Batting great Sachin Tendulkar says he had to “beg and plead” to open the innings for India in an ODI against New Zealand in 1994, recalling a major turning point of his career.The switch from middle-order to opening the innings proved to be a masterstroke as Tendulkar finished with a world record 49 hundreds in the 50-over format.Sharing a video on LinkedIn, Tendulkar recollected the moments leading up to that one-dayer against New Zealand at Auckland.”In 1994, when I started opening the batting for India, the strategy used by all teams was to save wickets. What I tried to do was slightly out of the box,” he said.”I thought I could go upfront and take the opposition bowlers on. But I had to beg and plead to please give me a chance. If I fail, I won’t come after you again,” he added.Using that move as an example, the prolific former batsman urged his fans to never shy away from taking risks because of the fear of failure.”In that first match (against New Zealand at Auckland), I scored 82 off 49 balls, so I didn’t have to ask again if I would get another chance. They were keen for me to open. But what I’m trying to say here is, don’t be afraid of failure,” the 46-year-old Tendulkar said.While he may have ended with 49 ODI centuries, Tendulkar’s first ton in the format came after a long wait of five years.It was in September 1994 that he hit his first ODI hundred, against Australia in Colombo, having made the switch from the middle-order to opening the innings.advertisementHe recorded scores of 82, 63, 40, 63 and 73 in his first five innings as an opening batsman.Tendulkar finished his ODI career with 18426 runs in 463 matches — the most by any in the history of the format.Also Read | Am I there only to play tabla? Ravi Shastri defends pulling up Rishabh PantAlso Read | South Africa not going harp on about conditions in India: Aiden Markram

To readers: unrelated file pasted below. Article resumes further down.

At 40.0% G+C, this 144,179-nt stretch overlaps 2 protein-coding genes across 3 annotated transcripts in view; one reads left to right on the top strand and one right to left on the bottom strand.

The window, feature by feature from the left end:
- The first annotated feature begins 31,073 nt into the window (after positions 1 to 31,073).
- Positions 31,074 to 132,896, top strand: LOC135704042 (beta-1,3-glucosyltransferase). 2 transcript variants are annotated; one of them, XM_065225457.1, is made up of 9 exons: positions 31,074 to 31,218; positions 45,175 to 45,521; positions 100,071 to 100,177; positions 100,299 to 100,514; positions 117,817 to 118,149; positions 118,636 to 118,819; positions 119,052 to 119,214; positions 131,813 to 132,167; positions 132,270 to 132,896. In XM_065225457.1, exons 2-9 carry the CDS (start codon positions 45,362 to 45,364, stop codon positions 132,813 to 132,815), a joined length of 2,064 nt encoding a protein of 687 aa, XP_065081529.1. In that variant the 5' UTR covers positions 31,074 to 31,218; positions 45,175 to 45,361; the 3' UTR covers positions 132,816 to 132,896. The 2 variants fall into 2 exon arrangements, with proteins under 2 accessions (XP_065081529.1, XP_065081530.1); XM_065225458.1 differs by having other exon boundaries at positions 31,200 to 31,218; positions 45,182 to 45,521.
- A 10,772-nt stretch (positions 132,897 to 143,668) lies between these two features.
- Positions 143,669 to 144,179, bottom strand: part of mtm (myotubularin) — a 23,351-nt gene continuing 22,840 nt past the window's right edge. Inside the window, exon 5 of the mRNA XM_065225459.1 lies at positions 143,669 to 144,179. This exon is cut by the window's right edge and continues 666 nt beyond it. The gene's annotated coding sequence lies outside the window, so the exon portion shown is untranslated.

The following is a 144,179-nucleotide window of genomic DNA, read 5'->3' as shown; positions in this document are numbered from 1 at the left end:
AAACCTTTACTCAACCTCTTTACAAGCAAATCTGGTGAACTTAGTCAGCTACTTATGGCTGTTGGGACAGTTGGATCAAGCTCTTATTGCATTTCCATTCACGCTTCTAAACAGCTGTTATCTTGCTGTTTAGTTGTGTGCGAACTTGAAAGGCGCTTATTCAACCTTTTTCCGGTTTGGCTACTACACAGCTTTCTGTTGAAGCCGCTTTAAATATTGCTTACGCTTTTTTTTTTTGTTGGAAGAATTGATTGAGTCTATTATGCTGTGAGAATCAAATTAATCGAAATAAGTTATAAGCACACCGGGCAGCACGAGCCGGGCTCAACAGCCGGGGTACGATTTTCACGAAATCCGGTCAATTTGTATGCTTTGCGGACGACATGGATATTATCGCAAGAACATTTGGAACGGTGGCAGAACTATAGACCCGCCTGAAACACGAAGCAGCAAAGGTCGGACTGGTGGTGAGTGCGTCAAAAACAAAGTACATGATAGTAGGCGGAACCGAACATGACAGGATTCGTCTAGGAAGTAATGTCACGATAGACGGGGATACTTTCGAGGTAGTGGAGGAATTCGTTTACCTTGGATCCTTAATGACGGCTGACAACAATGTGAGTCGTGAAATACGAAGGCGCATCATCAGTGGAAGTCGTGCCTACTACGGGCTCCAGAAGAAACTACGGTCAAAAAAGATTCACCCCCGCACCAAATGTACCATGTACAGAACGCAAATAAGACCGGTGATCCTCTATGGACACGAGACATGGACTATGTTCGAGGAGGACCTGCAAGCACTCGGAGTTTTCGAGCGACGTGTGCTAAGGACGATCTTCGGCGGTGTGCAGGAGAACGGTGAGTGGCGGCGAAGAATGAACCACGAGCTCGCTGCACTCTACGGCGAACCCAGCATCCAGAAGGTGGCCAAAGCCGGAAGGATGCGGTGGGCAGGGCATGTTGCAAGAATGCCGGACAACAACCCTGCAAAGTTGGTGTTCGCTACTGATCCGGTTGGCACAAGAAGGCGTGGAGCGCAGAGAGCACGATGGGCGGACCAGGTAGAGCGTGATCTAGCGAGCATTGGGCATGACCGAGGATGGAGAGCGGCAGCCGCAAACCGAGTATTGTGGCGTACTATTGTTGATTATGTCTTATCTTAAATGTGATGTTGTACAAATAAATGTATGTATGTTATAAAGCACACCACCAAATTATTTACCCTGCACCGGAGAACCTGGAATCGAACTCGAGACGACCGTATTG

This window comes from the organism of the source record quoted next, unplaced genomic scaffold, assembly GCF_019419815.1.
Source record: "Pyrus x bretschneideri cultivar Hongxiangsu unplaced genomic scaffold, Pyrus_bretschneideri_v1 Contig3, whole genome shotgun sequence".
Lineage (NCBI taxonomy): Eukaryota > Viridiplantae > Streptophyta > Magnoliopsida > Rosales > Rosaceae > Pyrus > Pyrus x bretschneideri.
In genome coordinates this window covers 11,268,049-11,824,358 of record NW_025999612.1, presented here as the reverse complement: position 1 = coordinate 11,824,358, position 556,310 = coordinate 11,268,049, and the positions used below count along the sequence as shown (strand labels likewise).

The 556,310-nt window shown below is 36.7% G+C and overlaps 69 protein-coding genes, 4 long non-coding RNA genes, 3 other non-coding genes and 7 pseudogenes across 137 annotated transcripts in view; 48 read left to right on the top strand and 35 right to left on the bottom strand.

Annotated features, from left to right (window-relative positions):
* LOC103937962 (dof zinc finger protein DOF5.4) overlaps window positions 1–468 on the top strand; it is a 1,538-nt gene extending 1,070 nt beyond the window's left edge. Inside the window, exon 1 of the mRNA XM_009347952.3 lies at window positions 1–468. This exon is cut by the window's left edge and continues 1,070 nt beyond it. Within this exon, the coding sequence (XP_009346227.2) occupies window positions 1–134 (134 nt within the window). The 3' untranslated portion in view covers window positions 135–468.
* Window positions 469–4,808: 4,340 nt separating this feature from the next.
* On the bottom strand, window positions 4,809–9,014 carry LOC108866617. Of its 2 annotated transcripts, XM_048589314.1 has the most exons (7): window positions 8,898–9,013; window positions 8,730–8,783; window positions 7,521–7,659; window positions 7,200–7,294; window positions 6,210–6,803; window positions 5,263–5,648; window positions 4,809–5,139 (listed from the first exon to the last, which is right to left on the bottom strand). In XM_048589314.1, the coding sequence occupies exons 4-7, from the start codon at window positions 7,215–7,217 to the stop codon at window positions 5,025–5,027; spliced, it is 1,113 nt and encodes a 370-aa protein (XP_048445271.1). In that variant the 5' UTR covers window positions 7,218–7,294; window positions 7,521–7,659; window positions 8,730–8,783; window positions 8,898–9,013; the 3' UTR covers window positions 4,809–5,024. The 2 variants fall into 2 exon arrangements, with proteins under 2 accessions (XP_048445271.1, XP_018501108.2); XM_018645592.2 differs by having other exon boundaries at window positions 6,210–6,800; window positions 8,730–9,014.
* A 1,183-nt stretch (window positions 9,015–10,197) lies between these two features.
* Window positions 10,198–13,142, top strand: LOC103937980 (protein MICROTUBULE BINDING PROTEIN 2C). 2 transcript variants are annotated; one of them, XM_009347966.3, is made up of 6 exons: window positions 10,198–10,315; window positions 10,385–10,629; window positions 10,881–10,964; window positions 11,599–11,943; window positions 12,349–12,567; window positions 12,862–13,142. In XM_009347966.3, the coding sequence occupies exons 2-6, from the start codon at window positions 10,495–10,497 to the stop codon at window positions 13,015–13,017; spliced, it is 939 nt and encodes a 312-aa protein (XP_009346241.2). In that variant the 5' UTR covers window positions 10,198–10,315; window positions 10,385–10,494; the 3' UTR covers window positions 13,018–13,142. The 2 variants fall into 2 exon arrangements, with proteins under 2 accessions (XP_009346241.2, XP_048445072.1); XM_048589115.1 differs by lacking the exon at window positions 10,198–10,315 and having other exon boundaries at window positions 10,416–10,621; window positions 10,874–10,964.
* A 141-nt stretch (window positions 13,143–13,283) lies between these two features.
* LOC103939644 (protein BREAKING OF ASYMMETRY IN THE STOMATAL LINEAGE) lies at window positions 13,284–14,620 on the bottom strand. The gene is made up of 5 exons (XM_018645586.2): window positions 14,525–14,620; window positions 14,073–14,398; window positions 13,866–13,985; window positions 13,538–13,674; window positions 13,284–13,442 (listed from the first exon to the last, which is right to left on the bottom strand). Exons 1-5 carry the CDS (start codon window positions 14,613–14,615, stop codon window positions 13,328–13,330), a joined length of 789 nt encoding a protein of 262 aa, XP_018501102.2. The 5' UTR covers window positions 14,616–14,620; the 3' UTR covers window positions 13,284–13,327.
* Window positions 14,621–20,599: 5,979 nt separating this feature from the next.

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“The UK motor industry is well placed to exploit the transition to ultra-low carbon vehicles,” said Paul Everitt, SMMT chief executive. “The Committee on Climate Change rightly highlights the importance of investment in research and development and a sustained programme of consumer incentives. The UK motor industry has set out a clear technology roadmap that recognises the importance of improvements to conventional technologies as well electrification, hybridisation and low carbon fuels. Encouraging new investment in these areas is critical for the future of our economy and environment.” The report also looks into how new low carbon technologies will be vital in generating cleaner forms of electricity, which can be used for electric vehicles. The committee recommends that the UK should focus particularly on the development and deployment of at least six technologies. It also cites electric vehicles as an opportunity to showcase and exploit the UK’s significant design and manufacturing expertise. The CCC has set a target to have 1.7 million electric cars on the road by 2020, which it suggests would require an investment of up to £800 million.Click to share on Facebook (Opens in new window)Click to share on Twitter (Opens in new window) SMMT has welcomed the Committee on Climate Change report, Building a low-carbon economy – the UK’s innovative challenge, issued today, advising the UK to protect funding for low carbon technologies. The report evaluates the effectiveness of current policy measures in delivering the technologies required to meet UK emission reduction targets and explains that the UK should invest in the research and development of hydrogen fuel cell vehicles, technologies in agriculture and industry, electricity storage and advanced bio-fuels.